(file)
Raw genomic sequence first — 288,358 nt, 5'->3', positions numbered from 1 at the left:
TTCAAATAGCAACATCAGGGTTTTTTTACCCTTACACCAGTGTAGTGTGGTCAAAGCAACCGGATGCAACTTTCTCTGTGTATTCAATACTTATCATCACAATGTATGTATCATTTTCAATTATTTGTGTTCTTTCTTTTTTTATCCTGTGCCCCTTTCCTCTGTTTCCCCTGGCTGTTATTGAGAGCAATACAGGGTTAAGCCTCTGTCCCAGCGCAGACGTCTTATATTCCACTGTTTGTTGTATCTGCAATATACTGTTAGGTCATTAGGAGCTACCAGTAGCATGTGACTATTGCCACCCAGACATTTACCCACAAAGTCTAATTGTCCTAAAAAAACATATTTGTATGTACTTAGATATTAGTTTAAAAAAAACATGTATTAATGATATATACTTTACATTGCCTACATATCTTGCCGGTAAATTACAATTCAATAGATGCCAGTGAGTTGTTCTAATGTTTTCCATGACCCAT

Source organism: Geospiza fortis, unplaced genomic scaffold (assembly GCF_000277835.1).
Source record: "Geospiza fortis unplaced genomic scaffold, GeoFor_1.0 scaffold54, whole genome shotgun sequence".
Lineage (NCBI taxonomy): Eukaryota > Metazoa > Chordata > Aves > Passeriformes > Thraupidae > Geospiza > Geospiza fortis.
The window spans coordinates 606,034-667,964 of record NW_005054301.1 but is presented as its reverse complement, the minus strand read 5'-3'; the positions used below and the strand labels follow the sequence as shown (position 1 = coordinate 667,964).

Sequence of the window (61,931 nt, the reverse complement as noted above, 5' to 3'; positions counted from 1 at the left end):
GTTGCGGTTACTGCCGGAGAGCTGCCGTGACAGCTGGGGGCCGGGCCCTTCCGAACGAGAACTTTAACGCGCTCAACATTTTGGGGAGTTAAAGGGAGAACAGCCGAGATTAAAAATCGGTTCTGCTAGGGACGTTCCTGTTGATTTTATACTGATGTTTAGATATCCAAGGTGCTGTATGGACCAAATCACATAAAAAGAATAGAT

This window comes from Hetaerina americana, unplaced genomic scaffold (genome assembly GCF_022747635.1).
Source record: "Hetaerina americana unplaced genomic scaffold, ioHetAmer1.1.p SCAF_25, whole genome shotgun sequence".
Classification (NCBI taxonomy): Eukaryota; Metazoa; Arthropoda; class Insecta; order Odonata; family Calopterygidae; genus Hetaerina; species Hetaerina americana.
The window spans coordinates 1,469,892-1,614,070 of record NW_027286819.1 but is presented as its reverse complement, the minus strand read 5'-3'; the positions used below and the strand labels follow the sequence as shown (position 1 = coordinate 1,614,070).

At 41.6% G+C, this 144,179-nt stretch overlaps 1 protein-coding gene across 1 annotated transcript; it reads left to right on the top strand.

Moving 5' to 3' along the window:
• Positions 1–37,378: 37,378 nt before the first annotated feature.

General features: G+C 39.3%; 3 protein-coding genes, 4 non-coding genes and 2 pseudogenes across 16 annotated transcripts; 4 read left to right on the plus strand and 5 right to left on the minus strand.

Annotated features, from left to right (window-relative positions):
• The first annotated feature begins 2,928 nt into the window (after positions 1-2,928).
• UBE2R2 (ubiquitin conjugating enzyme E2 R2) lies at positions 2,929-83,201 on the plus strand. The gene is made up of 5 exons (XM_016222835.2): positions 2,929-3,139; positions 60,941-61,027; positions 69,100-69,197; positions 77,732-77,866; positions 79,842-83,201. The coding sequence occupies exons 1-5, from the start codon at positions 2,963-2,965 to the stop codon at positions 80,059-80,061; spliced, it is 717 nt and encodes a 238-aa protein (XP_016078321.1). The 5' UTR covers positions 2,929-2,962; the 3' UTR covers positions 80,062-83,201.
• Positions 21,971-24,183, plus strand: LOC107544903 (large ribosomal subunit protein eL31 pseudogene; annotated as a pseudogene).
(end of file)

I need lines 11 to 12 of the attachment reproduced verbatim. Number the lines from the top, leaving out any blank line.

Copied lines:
Classification (NCBI taxonomy): Eukaryota; Metazoa; Arthropoda; class Insecta; order Odonata; family Calopterygidae; genus Hetaerina; species Hetaerina americana.
The window spans coordinates 1,469,892-1,614,070 of record NW_027286819.1 but is presented as its reverse complement, the minus strand read 5'-3'; the positions used below and the strand labels follow the sequence as shown (position 1 = coordinate 1,614,070).